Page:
I was astonished to see that this groundbreaking album had only one review! This marks both the true start of Christy Moores recording career (he made one album prior to this but was unhappy with the result) and first gathering together of what would become the legendary Planxty.
It's a great collection of songs, very varied, mostly Irish but with a couple of American and English thrown in.
Christy Moore's voice has an extraordinary combination of urgency and gentleness. What I especially like is that he does not "dramatize" or "interpret" these songs - he. It's a very unadorned, truthful kind of singing.
But what makes this record really special for me is the playing of the band and the way it has been recorded: 2 mics in a basement capturing the ambience of both the room and the occasion. In effect this is a live recording without an audience. 40 years later it still sounds amazingly clear and vibrant.
Prosperous is a fine example of Christy Moore's original sound. It marks the beginnings of his fantastically successful career as a musician, both as a solo artist and as a member of some of folk's finest ensembles. Following a decision to move to England and a stint of performing and recording in Britain, Moore subsequently reneged and returned to Ireland to record with the finest folk musicians that he could assemble. Recorded in and named after a place steeped in both tradition and innovation (Prosperous, Co. Kildare), this is very reflective of both the album and the artist.
The album kick-starts with Raggle-Taggle Gypsy/Tabhair Dom Do Lamh: it's a slightly different version of from that recorded on the subsequent Planxty album. It's slightly slower and a more deliberate performance, but a fantastic version nonetheless. The Dark Eyed Sailor is a pleasant slow song, which also contains echoes of traditional favourites Fiddlers' Green and Lakes Of Pontchartrain. I Wish I Was In England is a good, lively, stomping folk song, credited to Christy's writing and arranging. It reflects a sentiment felt by many's an abandoned Irish lover at a time when most Irish had to seek gainful employment abroad (and cheap flights were also a distant dream!). The album definitely contains some fine contemporary work, but it also reflects Moore's intent to reflect the parallels of traditional styles in contemporary folk. Lock Hospital is a powerfully gentle anti-war piece and could well have been an inspiration for Eric Bogle's fine song The Green Fields of France. This is a folk song, but there are many blues songs also about the Lock Hospitals. James Connolly is a fine lament, sung in the sean-nochas unaccompanied style. It's a song about freedom and civil rights and the powerful words, which were relevant then (back at the events of 1916 and when the song was recorded in 1972), are still relevant today. The Hackler From Grouse Hall starts with some powerful, pounding rhythms on the bodhrán and develops into a fantastically uplifting song. Moore also includes a very appropriate Dylan song: Tribute to Woody. This managed to pay homage to so many of his influences, as Christy was a huge fan of both Woody Guthrie and Bob Dylan. The song also name-checks many other greats (such as Lead Belly) who undoubtedly influenced Christy Moore in one way or another. A Woody Guthrie song - The Ludlow Massacre, fittingly follows the Tribute. Again the song manages to highlight social injustices and sings the plight of the working people. Another anti-war song follows: Letter To Syracuse. This song is a very clever piece about the basic concept of propaganda: how soldiers deny their troubles in foreign warfare to spare their families at home from anxiety. The next two songs are currently staples of the national folk repertoire and Moore's versions are considered to be responsible for retaining these Irish classics. Spancil Hill is a tale of an emigrant's nostalgia for his hometown, the local fair, his family, friends, neighbours and lover. Cliffs Of Dooneen depicts a typically beautiful scene from the west coast of Co. Clare. It is one of Moore's classics and this particular version demonstrates some beautiful musicianship from uileann-piper Liam O'Flynn. The album finishes with a prodigal son type of tune. It's an English song learned from a folk singer from Manchester. This may have reflected Christy Moore's attitude to Ireland at the time because he had spent so much of his singing career around the folk scene in England. Prosperous is the album that first brought the musicians of Planxty together (Christy Moore, Andy Irvine, Donal Lunny and Liam Óg O'Flynn). It charters the beginnings of the fine work by these four great talents along with contributions from many other fine musicians. It's a fine album which marks the homecoming of one of Ireland's most-loved performers.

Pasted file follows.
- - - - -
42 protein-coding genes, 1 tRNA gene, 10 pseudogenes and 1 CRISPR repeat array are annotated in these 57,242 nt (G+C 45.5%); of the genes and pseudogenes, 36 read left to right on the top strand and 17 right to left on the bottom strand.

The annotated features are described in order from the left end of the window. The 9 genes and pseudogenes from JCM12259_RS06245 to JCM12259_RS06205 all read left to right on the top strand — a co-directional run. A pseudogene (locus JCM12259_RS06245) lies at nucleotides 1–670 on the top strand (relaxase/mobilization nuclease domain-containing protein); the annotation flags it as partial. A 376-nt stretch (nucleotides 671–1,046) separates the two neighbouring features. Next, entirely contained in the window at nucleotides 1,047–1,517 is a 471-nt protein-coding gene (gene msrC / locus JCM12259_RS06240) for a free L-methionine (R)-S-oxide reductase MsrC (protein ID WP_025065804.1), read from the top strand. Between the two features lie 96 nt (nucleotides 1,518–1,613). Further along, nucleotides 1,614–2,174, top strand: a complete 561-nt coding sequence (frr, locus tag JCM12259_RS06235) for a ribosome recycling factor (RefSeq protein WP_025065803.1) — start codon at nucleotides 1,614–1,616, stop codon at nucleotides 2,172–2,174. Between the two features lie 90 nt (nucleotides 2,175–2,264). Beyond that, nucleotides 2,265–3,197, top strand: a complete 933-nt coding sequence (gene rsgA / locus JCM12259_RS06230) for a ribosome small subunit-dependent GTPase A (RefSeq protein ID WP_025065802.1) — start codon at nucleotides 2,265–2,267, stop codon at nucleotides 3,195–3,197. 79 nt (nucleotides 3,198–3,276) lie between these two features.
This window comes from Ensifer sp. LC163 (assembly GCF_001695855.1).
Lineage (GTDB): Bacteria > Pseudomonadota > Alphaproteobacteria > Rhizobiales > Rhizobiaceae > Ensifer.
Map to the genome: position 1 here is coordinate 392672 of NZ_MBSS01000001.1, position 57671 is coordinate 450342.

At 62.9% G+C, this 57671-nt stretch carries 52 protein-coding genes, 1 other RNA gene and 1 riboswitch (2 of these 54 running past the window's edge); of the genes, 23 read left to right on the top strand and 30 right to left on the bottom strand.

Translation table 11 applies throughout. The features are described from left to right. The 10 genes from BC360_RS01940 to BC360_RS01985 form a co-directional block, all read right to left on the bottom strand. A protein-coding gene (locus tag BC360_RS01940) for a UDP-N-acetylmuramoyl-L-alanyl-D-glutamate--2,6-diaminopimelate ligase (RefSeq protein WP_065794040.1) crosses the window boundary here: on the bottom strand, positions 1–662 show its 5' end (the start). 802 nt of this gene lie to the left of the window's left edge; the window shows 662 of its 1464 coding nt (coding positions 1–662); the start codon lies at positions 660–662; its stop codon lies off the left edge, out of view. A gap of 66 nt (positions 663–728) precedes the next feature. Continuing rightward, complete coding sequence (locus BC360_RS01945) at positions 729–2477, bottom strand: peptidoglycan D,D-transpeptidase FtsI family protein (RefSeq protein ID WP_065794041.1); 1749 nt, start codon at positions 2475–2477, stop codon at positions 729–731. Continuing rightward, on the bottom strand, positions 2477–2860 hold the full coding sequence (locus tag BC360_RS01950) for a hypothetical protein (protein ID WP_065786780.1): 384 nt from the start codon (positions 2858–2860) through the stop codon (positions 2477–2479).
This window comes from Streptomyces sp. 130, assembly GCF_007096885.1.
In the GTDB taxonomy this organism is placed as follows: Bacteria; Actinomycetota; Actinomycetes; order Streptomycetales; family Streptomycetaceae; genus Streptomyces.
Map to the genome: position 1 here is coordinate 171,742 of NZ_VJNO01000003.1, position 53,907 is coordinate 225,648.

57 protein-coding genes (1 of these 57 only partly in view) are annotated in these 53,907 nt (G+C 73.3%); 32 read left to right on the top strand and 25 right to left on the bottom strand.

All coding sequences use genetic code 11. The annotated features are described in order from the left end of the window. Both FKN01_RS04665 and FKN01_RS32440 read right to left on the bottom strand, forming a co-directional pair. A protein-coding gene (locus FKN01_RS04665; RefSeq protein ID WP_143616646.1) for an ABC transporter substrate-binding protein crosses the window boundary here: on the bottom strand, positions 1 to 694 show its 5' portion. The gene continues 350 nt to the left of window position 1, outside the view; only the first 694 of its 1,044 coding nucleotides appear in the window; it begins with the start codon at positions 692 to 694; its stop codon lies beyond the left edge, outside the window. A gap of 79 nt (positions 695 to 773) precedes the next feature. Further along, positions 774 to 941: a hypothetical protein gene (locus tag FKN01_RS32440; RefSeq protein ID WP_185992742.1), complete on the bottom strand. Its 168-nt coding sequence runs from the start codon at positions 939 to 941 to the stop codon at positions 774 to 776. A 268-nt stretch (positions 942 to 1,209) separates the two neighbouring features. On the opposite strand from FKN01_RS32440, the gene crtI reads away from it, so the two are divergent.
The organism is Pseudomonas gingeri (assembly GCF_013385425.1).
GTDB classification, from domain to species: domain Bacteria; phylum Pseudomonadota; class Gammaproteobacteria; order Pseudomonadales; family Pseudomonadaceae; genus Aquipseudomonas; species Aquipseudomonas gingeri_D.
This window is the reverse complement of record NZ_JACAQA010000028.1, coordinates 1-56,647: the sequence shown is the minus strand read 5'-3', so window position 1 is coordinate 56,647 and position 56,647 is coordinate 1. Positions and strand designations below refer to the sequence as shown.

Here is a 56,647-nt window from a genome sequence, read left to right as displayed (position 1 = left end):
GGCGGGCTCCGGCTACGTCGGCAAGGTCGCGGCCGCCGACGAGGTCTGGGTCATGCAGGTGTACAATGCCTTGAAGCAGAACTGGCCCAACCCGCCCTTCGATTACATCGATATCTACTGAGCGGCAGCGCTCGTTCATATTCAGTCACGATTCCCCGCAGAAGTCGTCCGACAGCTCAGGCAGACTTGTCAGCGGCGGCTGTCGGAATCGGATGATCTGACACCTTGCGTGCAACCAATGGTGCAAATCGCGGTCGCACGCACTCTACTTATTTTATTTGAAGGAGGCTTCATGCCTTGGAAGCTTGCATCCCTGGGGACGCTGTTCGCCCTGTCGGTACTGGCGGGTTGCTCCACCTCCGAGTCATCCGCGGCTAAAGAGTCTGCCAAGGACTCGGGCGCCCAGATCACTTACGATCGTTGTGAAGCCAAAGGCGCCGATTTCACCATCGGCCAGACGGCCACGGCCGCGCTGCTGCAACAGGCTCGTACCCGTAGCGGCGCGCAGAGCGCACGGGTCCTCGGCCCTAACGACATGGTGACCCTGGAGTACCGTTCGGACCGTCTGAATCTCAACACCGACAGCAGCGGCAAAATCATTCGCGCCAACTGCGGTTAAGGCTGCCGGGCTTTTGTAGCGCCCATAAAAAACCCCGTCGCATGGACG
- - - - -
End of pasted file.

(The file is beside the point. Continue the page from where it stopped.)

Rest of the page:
This is an early record by the now established singer Christie Moore. The first track slowly shades into "Tabhair dom do lamh" or Give me your Hand in English. There are some tracks with a background such as "Lock Hospital", the original version of "Streets of Laredo" with a poor soldier cut down by syphalis and being buried - "The girls of the city were the ruin of me". There are also tributes to Woody Guthrie and his fellow commie Pete Seeger as well as upbeat Irish songs like "Spancilhill" and the "Hackler from Grouse Hall".